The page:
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Table of contents
PREFACE
EROTIC SYMBOLISM-1.1
EROTIC SYMBOLISM-1.2
EROTIC SYMBOLISM-2.1
EROTIC SYMBOLISM-2.2
EROTIC SYMBOLISM-2.3
EROTIC SYMBOLISM-2.4
EROTIC SYMBOLISM-2.5
EROTIC SYMBOLISM-3.1
EROTIC SYMBOLISM-3.2
EROTIC SYMBOLISM-3.3
EROTIC SYMBOLISM-3.4
EROTIC SYMBOLISM-3.5
EROTIC SYMBOLISM-4.1
EROTIC SYMBOLISM-4.2
EROTIC SYMBOLISM-4.3
EROTIC SYMBOLISM-5.1
EROTIC SYMBOLISM-5.2
EROTIC SYMBOLISM-5.3
EROTIC SYMBOLISM-6
THE MECHANISM OF DETUMESCENCE-1.1
THE MECHANISM OF DETUMESCENCE-1.2
THE MECHANISM OF DETUMESCENCE-1.3
THE MECHANISM OF DETUMESCENCE-1.4
THE MECHANISM OF DETUMESCENCE-2.1
THE MECHANISM OF DETUMESCENCE-2.2
THE MECHANISM OF DETUMESCENCE-2.3
THE MECHANISM OF DETUMESCENCE-2.4
THE MECHANISM OF DETUMESCENCE-3.1
THE MECHANISM OF DETUMESCENCE-3.2
THE MECHANISM OF DETUMESCENCE-4.1
THE MECHANISM OF DETUMESCENCE-4.2
THE MECHANISM OF DETUMESCENCE-4.3
THE PSYCHIC STATE IN PREGNANCY-1
THE PSYCHIC STATE IN PREGNANCY-2
THE PSYCHIC STATE IN PREGNANCY-3
THE PSYCHIC STATE IN PREGNANCY-4
HISTORIES OF SEXUAL DEVELOPMENT HISTORY-1.1
HISTORIES OF SEXUAL DEVELOPMENT HISTORY-1.2
HISTORIES OF SEXUAL DEVELOPMENT HISTORY-2.1
HISTORIES OF SEXUAL DEVELOPMENT HISTORY-2.2
HISTORIES OF SEXUAL DEVELOPMENT HISTORY-3-4
HISTORIES OF SEXUAL DEVELOPMENT HISTORY-5.1
HISTORIES OF SEXUAL DEVELOPMENT HISTORY-5.2
INDEX OF AUTHORS

most brilliant results. In the solitary passage in which we seem to see a 

smile on the face of the austere poet of the _De Rerum Natura_, Lucretius 

tells us how every lover, however he may be amused by the amorous 

extravagances of other men, is himself blinded by passion: if his mistress 

is black she is a fascinating brunette, if she squints she is the rival of 

Pallas, if too tall she is majestic, if too short she is one of the 

Graces, _tota merum sal_; if too lean it is her delicate refinement, if 

too fat then a Ceres, dirty and she disdains adornment, a chatterer and 

brilliantly vivacious, silent and it is her exquisite modesty.[66] Sixteen 

hundred years later Robert Burton, when describing the symptoms of love, 

made out a long and appalling list of the physical defects which the lover 

is prepared to admire.[67] 

 

Yet we must not be too certain that the lover is wrong in this matter. We 

too hastily assume that the casual and hasty judgment of the world is 

necessarily more reliable, more conformed to what we call "truth," than 

the judgment of the lover which is founded on absorbed and patient study. 

In some cases where there is lack of intelligence in the lover and 

dissimulation in the object of his love, it may be so. But even a poem or 

a picture will often not reveal its beauty except by the expenditure of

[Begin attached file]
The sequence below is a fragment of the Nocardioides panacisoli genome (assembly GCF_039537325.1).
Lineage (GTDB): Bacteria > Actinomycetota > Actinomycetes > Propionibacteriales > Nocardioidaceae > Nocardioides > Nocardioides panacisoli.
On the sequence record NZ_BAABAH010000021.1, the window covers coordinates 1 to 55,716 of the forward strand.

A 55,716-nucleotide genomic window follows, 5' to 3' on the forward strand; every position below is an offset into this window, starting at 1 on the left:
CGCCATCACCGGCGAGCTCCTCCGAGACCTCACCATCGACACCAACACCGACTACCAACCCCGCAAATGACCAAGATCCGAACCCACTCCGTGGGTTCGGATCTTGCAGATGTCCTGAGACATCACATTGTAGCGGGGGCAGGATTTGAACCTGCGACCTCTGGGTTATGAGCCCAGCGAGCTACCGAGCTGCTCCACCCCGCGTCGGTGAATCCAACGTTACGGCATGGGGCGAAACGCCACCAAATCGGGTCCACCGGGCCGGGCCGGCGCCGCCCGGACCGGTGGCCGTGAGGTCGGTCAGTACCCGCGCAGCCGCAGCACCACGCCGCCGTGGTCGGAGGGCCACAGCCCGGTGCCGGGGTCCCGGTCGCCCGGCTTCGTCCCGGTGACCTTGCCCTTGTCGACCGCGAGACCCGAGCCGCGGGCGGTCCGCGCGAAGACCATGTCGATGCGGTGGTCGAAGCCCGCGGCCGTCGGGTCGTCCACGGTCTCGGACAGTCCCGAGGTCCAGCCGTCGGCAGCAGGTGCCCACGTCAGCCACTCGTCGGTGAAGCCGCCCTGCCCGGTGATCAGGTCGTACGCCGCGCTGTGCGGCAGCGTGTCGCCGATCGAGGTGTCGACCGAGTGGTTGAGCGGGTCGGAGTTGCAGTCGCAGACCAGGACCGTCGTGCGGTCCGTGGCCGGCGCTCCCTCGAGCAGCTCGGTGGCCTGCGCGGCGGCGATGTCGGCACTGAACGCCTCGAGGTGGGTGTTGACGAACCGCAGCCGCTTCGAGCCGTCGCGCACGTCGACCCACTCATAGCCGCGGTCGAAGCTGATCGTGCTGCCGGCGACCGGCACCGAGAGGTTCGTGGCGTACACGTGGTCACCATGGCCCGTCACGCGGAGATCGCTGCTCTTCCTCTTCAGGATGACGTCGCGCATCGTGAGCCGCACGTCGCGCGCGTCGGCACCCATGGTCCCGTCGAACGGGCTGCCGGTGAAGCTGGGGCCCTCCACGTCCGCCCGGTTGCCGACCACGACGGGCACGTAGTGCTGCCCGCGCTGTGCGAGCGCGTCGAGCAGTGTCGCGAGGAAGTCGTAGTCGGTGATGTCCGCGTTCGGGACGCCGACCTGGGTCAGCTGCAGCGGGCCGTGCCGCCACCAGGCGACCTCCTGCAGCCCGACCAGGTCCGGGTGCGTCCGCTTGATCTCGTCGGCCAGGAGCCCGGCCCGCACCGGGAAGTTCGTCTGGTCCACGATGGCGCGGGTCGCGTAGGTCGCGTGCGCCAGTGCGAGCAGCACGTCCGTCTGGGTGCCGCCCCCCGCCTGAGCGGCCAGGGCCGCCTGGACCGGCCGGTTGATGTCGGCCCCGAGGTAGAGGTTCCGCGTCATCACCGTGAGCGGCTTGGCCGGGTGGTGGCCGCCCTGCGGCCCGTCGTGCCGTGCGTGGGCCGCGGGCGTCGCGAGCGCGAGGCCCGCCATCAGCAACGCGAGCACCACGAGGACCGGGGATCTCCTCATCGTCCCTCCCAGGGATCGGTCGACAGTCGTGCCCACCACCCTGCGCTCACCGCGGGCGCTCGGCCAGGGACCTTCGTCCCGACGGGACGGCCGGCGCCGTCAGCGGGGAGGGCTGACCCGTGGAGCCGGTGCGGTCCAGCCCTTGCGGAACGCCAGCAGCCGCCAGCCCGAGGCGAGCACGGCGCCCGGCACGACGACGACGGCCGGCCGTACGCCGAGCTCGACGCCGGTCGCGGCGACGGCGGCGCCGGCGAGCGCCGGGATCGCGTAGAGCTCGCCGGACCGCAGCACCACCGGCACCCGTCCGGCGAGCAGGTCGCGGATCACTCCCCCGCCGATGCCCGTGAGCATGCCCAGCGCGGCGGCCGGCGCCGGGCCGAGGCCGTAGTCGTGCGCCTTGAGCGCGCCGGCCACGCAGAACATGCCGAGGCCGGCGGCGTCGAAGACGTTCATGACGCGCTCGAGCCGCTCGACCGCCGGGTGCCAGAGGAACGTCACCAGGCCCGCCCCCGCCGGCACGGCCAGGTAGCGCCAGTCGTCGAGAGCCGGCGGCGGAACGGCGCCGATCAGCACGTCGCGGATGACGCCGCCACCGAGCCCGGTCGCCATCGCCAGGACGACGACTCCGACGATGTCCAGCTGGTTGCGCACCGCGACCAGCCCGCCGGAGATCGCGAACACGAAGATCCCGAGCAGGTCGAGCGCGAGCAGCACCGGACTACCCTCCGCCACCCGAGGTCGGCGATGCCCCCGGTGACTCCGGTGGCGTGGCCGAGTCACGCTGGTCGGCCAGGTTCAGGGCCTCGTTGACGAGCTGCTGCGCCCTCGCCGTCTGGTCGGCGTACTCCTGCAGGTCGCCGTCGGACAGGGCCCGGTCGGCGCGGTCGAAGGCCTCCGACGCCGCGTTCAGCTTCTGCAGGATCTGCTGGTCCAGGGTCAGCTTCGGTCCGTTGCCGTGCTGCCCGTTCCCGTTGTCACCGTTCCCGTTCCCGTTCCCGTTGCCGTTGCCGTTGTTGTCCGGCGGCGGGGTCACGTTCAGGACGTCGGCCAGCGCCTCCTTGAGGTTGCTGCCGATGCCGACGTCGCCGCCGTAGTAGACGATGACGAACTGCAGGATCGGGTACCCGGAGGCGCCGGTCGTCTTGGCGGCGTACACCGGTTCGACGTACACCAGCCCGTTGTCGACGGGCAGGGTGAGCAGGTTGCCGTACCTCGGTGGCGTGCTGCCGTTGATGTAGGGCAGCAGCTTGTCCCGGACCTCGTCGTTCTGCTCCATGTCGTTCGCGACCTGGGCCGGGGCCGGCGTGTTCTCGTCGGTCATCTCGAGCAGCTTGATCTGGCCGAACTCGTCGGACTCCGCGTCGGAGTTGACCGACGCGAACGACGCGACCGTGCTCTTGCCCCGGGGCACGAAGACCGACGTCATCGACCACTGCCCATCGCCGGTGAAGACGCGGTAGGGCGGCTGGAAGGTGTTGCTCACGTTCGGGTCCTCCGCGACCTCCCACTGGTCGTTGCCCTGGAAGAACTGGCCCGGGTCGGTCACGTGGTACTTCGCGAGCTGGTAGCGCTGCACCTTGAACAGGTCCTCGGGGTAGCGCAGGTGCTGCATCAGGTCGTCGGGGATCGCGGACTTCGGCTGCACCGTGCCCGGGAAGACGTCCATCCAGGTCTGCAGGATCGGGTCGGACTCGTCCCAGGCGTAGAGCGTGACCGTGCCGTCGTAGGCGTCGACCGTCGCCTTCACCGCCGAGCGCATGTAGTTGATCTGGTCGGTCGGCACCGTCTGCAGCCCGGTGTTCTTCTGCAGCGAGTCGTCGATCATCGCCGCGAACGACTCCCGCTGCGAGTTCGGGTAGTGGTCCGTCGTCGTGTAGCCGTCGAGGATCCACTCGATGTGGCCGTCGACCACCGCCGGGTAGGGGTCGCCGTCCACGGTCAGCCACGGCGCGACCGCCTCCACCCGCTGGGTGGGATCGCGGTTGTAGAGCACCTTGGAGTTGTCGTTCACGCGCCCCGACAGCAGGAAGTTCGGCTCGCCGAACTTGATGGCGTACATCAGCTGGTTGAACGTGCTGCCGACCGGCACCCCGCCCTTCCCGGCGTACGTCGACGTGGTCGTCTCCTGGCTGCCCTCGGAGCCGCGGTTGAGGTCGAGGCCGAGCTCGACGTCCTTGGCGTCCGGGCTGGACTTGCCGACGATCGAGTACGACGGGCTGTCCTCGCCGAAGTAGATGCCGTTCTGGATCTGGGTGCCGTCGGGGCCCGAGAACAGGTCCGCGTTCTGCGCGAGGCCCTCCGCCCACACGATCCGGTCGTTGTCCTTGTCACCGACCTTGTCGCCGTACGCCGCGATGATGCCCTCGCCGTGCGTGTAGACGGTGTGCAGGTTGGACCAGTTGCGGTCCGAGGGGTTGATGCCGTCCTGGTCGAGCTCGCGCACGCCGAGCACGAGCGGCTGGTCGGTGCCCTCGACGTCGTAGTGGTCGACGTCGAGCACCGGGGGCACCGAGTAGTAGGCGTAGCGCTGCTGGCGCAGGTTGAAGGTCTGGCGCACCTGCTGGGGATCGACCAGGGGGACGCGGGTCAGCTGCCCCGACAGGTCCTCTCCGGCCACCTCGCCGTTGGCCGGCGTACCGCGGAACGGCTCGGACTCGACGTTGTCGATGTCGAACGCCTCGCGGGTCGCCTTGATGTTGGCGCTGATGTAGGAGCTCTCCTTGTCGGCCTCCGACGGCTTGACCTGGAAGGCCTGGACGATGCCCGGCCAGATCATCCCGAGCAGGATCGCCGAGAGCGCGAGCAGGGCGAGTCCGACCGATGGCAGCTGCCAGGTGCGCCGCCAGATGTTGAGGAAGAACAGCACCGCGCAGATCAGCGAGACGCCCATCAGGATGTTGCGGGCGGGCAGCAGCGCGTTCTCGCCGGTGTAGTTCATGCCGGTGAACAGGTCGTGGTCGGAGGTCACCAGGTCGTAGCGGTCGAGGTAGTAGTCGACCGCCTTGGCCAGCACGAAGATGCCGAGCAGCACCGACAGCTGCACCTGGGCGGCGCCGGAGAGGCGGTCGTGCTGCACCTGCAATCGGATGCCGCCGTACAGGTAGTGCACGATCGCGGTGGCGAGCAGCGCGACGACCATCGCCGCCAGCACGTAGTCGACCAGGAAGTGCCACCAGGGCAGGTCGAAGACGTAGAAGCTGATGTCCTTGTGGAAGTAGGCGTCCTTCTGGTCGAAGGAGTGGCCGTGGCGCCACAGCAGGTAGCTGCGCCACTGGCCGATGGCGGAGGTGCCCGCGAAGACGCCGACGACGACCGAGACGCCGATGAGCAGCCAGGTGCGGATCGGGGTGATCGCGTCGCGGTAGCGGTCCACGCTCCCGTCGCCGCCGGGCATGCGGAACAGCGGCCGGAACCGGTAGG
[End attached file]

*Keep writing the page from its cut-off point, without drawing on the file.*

time and study. It is foolish to expect that the secret beauty of a human 

person will reveal itself more easily. The lover is an artist, an artist 

who constructs an image, it is true, but only by patient and concentrated 

attention to nature; he knows the defects of his image, probably better 

than anyone, but he knows also that art lies, not in the avoidance of 

defects, but in the realization of those traits which swallow up defects 

and so render them non-existent. A great artist, Rodin, after a life spent 

in the study of Nature, has declared that for art there is no ugliness in 

Nature. "I have arrived at this belief by the study of Nature," he said; 

"I can only grasp the beauty of the soul by the beauty of the body, but 

some day one will come who will explain what I only catch a glimpse of and 

will declare how the whole earth is beautiful, and all human beings 

beautiful. I have never been able to say this in sculpture so well as I 

wish and as I feel it affirmed within me. For poets Beauty has always 

been some particular landscape, some particular woman; but it should be 

all women, all landscapes. A negro or a Mongol has his beauty, however 

remote from ours, and it must be the same with their characters. There is 

no ugliness. When I was young I made that mistake, as others do; I could 

not undertake a woman's bust unless I thought her pretty, according to my 

particular idea of beauty; to-day I should do the bust of any woman, and 

it would be just as beautiful. And however ugly a woman may look, when she 

is with her lover she becomes beautiful; there is beauty in her character, 

in her passions, and beauty exists as soon as character or passion becomes 

visible, for the body is a casting on which passions are imprinted. And 

even without that, there is always the blood that flows in the veins and 

the air that fills the lungs."[68] 

 

The saint, also, is here at one with the lover and the artist. The man who 


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Studies in the Psychology of Sex, Volume 4
A Modern Love Story by H. G. Wells
Plain Facts for Old and Young by John Harvey Kellogg
Studies in the Psychology of Sex, Volume 3
Harris's List of Covent Garden Ladies + The Ladies Book of Useful Information
Studies in the Psychology of Sex, Volume 1
Studies in the Psychology of Sex, Volume 2
Sketches of the Fair Sex, in All Parts of the World + Three Contributions to the Theory of Sex
In Defense of Women + The Kama Sutra of Vatsyayana
Private Sex Advice to Women + The Sex Life of the Gods
Woman
Studies in the Psychology of Sex, Volume 6 part 1
Studies in the Psychology of Sex, Volume 6 part 2